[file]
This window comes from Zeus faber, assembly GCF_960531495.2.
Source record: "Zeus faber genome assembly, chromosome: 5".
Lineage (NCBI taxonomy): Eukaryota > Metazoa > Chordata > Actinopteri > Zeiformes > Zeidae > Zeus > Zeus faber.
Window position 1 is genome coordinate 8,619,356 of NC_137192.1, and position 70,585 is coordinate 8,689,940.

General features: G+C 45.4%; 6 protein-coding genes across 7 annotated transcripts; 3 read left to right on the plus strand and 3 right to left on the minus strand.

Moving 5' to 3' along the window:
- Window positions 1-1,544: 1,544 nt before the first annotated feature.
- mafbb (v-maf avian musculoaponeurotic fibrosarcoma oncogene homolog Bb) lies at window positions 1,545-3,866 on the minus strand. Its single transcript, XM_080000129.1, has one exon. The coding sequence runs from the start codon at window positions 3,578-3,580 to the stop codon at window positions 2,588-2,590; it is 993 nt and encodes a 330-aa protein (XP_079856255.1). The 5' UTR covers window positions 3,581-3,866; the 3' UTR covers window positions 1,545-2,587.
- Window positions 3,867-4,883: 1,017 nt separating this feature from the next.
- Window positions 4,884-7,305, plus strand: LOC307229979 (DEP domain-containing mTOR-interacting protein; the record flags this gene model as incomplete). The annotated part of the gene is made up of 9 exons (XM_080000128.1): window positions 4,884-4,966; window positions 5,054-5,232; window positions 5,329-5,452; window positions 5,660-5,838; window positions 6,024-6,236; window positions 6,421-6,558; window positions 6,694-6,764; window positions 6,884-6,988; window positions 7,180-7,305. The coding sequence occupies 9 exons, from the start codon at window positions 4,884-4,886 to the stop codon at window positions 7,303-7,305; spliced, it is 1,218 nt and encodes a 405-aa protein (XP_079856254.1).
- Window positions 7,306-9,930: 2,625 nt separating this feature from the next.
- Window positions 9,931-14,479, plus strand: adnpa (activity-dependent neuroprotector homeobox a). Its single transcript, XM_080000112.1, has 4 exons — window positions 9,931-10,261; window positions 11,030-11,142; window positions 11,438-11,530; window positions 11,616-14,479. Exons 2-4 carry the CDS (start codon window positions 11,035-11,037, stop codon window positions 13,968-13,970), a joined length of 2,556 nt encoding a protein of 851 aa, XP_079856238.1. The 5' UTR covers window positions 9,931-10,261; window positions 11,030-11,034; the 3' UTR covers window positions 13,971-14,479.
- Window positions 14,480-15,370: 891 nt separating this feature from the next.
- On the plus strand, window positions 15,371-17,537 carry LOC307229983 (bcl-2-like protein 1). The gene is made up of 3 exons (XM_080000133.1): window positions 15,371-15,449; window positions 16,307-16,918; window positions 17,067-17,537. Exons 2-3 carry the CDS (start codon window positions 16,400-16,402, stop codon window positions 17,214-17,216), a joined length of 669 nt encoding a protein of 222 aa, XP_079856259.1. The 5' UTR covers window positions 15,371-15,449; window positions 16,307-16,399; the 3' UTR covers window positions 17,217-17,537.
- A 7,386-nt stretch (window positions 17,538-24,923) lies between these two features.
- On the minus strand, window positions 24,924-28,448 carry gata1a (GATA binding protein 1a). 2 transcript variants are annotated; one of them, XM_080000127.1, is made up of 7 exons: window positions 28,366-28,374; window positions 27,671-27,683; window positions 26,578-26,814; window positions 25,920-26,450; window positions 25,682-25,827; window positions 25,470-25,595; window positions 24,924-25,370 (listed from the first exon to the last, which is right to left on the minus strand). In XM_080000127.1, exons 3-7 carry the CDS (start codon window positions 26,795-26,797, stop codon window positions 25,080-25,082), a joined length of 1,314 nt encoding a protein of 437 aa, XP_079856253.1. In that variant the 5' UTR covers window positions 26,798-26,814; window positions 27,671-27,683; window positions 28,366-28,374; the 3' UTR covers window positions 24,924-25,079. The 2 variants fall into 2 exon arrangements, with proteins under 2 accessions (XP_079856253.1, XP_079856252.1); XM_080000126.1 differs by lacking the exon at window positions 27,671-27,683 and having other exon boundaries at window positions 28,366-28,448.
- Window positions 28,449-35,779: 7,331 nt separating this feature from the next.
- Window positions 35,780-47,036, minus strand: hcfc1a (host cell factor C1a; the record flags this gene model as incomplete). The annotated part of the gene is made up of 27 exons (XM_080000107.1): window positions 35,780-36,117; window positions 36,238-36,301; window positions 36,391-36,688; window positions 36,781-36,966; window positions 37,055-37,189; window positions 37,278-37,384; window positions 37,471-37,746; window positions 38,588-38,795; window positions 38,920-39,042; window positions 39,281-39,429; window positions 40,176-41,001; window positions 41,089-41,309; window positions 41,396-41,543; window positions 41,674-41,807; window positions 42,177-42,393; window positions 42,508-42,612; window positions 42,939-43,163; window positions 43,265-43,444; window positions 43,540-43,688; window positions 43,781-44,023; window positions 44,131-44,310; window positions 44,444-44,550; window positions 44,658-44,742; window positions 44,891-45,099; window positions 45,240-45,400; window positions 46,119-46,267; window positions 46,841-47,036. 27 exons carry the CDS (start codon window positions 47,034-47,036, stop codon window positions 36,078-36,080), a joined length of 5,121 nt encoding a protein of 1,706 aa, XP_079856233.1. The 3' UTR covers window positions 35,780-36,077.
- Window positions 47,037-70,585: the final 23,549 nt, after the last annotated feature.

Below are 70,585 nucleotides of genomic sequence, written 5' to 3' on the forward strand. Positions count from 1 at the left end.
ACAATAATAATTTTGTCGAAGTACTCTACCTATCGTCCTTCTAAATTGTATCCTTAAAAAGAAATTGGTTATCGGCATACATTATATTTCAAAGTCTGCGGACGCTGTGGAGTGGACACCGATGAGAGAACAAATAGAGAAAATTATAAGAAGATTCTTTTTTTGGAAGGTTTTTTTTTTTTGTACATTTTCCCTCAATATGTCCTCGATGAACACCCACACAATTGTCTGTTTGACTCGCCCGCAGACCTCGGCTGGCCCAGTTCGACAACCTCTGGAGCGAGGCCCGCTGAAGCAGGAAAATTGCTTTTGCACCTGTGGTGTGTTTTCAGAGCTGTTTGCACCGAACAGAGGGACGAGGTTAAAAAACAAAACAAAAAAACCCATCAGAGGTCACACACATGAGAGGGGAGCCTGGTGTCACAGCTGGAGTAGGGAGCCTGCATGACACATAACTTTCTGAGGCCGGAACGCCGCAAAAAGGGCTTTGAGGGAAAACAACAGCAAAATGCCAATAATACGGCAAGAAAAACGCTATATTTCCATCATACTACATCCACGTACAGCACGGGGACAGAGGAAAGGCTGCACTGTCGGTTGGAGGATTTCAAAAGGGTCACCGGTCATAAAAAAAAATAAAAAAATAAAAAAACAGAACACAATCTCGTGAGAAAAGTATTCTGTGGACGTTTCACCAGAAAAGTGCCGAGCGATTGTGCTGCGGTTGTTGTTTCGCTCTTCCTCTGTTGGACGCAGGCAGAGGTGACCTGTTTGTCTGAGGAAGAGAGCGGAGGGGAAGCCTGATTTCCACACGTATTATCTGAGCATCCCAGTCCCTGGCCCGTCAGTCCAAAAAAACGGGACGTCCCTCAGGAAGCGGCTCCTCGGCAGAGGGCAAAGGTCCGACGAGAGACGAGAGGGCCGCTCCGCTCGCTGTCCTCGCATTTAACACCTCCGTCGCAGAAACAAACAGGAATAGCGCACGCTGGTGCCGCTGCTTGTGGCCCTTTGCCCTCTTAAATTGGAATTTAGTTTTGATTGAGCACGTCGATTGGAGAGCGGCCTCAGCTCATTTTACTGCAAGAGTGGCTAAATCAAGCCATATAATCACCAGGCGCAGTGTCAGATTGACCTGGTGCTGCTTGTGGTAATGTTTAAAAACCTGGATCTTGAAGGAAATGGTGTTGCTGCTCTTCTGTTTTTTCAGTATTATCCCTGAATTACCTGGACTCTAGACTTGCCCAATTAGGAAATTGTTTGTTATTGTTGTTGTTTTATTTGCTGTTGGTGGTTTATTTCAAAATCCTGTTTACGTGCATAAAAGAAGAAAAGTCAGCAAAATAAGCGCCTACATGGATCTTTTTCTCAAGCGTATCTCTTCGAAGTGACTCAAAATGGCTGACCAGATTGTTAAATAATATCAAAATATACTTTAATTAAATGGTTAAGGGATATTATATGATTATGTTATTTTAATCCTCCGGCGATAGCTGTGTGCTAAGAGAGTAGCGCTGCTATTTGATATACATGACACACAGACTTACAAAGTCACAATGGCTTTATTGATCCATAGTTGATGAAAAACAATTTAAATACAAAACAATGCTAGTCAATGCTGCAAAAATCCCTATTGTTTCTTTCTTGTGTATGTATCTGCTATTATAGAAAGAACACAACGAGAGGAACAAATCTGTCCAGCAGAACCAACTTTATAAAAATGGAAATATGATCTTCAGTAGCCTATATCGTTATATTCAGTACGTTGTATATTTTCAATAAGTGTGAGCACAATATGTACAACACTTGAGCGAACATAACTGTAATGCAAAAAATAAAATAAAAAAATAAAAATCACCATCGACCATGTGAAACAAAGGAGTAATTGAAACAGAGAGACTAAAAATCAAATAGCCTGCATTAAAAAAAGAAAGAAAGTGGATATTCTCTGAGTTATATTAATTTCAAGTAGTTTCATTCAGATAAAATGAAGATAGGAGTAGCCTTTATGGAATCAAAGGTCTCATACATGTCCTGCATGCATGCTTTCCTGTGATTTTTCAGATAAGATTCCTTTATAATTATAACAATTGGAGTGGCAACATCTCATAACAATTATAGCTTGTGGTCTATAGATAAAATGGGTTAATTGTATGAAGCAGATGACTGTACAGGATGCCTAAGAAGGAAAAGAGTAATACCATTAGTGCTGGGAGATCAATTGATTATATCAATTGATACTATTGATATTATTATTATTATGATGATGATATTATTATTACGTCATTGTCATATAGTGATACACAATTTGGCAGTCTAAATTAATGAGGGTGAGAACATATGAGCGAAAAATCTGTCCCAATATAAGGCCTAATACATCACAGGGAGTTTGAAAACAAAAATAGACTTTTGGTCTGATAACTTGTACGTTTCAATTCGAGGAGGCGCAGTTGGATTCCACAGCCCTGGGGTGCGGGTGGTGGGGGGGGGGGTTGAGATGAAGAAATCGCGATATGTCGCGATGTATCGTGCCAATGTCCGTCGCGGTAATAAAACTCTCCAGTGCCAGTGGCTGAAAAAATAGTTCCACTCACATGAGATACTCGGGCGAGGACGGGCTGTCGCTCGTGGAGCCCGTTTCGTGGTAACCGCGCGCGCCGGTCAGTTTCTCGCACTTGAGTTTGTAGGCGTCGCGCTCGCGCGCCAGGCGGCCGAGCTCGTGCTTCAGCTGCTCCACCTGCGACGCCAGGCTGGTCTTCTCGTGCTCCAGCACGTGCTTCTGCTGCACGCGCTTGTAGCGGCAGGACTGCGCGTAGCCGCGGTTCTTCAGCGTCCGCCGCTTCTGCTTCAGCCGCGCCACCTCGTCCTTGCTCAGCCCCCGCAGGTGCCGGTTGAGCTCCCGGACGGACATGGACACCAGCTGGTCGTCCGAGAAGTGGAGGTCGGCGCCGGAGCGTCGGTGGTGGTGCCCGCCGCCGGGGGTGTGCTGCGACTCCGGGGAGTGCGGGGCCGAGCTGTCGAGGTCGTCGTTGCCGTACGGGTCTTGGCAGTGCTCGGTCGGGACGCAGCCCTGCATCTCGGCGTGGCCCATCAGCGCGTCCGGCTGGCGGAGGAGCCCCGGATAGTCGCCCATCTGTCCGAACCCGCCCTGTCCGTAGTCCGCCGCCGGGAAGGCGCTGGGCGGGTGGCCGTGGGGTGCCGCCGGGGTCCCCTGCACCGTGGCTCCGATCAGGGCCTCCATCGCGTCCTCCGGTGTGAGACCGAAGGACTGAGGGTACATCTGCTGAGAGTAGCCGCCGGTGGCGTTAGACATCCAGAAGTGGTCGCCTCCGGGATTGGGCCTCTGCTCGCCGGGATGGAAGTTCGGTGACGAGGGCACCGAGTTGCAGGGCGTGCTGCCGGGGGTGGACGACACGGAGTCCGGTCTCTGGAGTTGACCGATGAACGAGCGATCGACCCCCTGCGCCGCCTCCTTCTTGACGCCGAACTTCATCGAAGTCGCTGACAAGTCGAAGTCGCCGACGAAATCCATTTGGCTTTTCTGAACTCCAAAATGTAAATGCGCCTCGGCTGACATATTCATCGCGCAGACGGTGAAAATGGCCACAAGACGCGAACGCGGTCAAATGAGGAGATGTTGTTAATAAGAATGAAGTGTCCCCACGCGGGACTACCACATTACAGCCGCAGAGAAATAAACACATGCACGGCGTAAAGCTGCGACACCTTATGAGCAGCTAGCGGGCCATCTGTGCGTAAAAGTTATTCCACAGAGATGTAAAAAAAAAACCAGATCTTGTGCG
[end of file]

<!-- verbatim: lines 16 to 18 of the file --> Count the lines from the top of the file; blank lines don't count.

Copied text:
- On the minus strand, window positions 24,924-28,448 carry gata1a (GATA binding protein 1a). 2 transcript variants are annotated; one of them, XM_080000127.1, is made up of 7 exons: window positions 28,366-28,374; window positions 27,671-27,683; window positions 26,578-26,814; window positions 25,920-26,450; window positions 25,682-25,827; window positions 25,470-25,595; window positions 24,924-25,370 (listed from the first exon to the last, which is right to left on the minus strand). In XM_080000127.1, exons 3-7 carry the CDS (start codon window positions 26,795-26,797, stop codon window positions 25,080-25,082), a joined length of 1,314 nt encoding a protein of 437 aa, XP_079856253.1. In that variant the 5' UTR covers window positions 26,798-26,814; window positions 27,671-27,683; window positions 28,366-28,374; the 3' UTR covers window positions 24,924-25,079. The 2 variants fall into 2 exon arrangements, with proteins under 2 accessions (XP_079856253.1, XP_079856252.1); XM_080000126.1 differs by lacking the exon at window positions 27,671-27,683 and having other exon boundaries at window positions 28,366-28,448.
- Window positions 28,449-35,779: 7,331 nt separating this feature from the next.
- Window positions 35,780-47,036, minus strand: hcfc1a (host cell factor C1a; the record flags this gene model as incomplete). The annotated part of the gene is made up of 27 exons (XM_080000107.1): window positions 35,780-36,117; window positions 36,238-36,301; window positions 36,391-36,688; window positions 36,781-36,966; window positions 37,055-37,189; window positions 37,278-37,384; window positions 37,471-37,746; window positions 38,588-38,795; window positions 38,920-39,042; window positions 39,281-39,429; window positions 40,176-41,001; window positions 41,089-41,309; window positions 41,396-41,543; window positions 41,674-41,807; window positions 42,177-42,393; window positions 42,508-42,612; window positions 42,939-43,163; window positions 43,265-43,444; window positions 43,540-43,688; window positions 43,781-44,023; window positions 44,131-44,310; window positions 44,444-44,550; window positions 44,658-44,742; window positions 44,891-45,099; window positions 45,240-45,400; window positions 46,119-46,267; window positions 46,841-47,036. 27 exons carry the CDS (start codon window positions 47,034-47,036, stop codon window positions 36,078-36,080), a joined length of 5,121 nt encoding a protein of 1,706 aa, XP_079856233.1. The 3' UTR covers window positions 35,780-36,077.